Get access to everything we publish when you sign up for Outside+.
“I am capable of winning. I deserve to win. I will win.” Those are the three things Valarie Allman repeated back to her coach before their training sessions leading up to her Olympic debut.
It’s what she repeated before the women’s discus finals on Monday. Competition at the Olympics is high pressure already, but after Allman threw her first attempt, there was a rain delay that left the athletes waiting to continue for an hour—giving time for the pressure to mount.
Ultimately it was her first throw, an impressive 68.98m, that clinched Team USA’s first track and field gold in Tokyo.
Allman credits the mantras as the turning point in her road to winning. She has also focused on nutrition, her technical knowledge, added more training sessions, and been more intentional about the meets she competed in over the last three years. But there is no denying that the mind-body connection is important; mental conditioning can make or break a performance.
“There is a vast amount of research supporting the effectiveness of using effective self-talk in improving performance, skill development, focus, confidence, [and] arousal regulation,” says sports psychologist Amber Shipherd, Ph.D.
When first introduced to the mantras, Allman struggled with doubt, not feeling like she embodied the words her coach was asking her to repeat. As time went on, she started to believe. “As I thought about the words, they started to resonate with me,” she said in a post-competition interview.
She went from doubt to believing she could do it. The affirmations solidified an understanding that her training was solid and the work was done. “The fact that it happened, that’s a dream come true,” she said.
Curious how affirmations can work for you? Shipherd gives us her top tips for adding positive self-talk into your training and daily life.
7 Tips for Creating Affirmations that Stick
According to Shipherd, positive self-talk works in two ways: cognitively and motivationally. The first being to literally instruct yourself on a task, initiate starting it, or strategizing. “Likewise, it can also assist with breaking bad habits or correcting errors to improve performance,” she says.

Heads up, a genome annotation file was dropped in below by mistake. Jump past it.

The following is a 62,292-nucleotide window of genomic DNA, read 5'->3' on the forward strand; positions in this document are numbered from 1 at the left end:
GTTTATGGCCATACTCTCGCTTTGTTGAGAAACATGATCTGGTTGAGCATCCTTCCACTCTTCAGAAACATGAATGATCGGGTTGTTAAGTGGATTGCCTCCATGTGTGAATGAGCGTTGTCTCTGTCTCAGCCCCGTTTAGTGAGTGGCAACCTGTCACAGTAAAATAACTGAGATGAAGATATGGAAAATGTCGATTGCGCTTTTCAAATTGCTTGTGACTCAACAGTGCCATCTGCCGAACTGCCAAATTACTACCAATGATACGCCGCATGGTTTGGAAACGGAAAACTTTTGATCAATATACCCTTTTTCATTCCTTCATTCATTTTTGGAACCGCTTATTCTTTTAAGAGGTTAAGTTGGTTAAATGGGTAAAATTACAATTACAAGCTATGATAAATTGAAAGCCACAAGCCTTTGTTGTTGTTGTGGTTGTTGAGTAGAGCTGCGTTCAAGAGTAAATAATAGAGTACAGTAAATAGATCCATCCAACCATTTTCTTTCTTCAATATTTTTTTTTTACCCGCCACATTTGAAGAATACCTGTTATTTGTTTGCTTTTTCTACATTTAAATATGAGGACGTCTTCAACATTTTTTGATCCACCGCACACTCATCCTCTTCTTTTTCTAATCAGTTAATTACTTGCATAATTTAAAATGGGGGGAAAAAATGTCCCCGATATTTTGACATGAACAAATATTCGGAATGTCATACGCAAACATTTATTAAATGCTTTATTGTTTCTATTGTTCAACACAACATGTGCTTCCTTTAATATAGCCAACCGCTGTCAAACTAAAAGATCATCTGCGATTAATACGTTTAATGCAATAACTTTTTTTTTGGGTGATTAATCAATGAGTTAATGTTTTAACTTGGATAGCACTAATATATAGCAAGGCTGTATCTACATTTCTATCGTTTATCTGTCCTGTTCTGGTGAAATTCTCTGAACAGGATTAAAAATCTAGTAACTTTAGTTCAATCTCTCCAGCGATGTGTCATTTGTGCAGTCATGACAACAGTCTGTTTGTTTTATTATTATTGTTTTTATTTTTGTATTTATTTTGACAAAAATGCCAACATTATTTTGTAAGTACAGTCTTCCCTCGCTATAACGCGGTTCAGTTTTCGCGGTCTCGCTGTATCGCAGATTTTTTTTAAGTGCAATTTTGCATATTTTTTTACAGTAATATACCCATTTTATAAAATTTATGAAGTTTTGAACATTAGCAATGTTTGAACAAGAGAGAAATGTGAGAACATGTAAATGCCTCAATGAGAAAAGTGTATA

Motivationally, self-talk can help you cope with challenges, improve confidence and focus, and regulate arousal. These are the seven principles that make mantras work.
1. Be optimistic.
Focus on the positives. Allman’s mantras checked this box for sure. “They are phrased in a way that likely served to boost her confidence,” says Shipherd. And that’s just what mantras should do.
Start to think about “successes as replicable and failures as surmountable.”
2. Focus on the present.
Put past slip-ups, rounds, performances, and DNF’s out of your mind. The same goes for ‘what ifs,’ the next race, the next workout, or any other thoughts of the future. Allman’s affirmations were rooted in the present, “I will win.” Not, “I will win next time.”
3. Think about problems as challenges rather than threats.
This goes along the lines of remaining optimistic and positive. Shipherd gives the example of a young runner hearing a college scout is at a race and viewing that as an opportunity to show their strength and resilience, rather than worrying about the consequences of a bad race.
4. Focus on the process, not the outcome.
Another trick to remaining optimistic. “Rather than thinking about how it’s important to place in the top 3 or 5 in the race, concentrate on improving on a technical skill that needs to be worked on, like driving the arms, which will ultimately help improve performance,” says Shipherd. This is an example of how a simple instructional mantra can still help you reach your goal.
5. Keep phrases short and specific.
Five words or fewer seems to be a nice sweet spot. They’re easy to say and easy to remember. As Allman says: “I am capable of winning.”
6. Use first person and present tense.
Self-talk should be about you. Right now. Shipherd likes the example of Muhammad Ali, whose affirmation was “I am the greatest.” He used that before he actually was, she points out.
7. Mean what you say. Then keep saying it.
This is perhaps the key to why Allman’s mantras worked for her. Though she didn’t necessarily believe them at first, she got to a point where she did. Repeating them at practices and before competition solidified them in her mind.
Affirmations are not just for elite athletes. Shipherd notes that we all use self-talk and mantras every day, even if we’re not aware of it. “What I’d recommend is for anyone who is skeptical, track their self-talk during a task or run.” During the run, count how many times you say or think something to yourself. “Keep a tally or use objects to help track. For example, fill one pocket with something small, like paperclips, and move one to the other pocket every time you use self-talk.”
When starting this practice, you may notice how often your self-talk is negative. And realizing that can be helpful in transitioning to more positive thinking. “Increasing one’s awareness of their self-talk use is the first step to take in demonstrating the effectiveness of self-talk and helping them to enhance their own,” says Shipherd.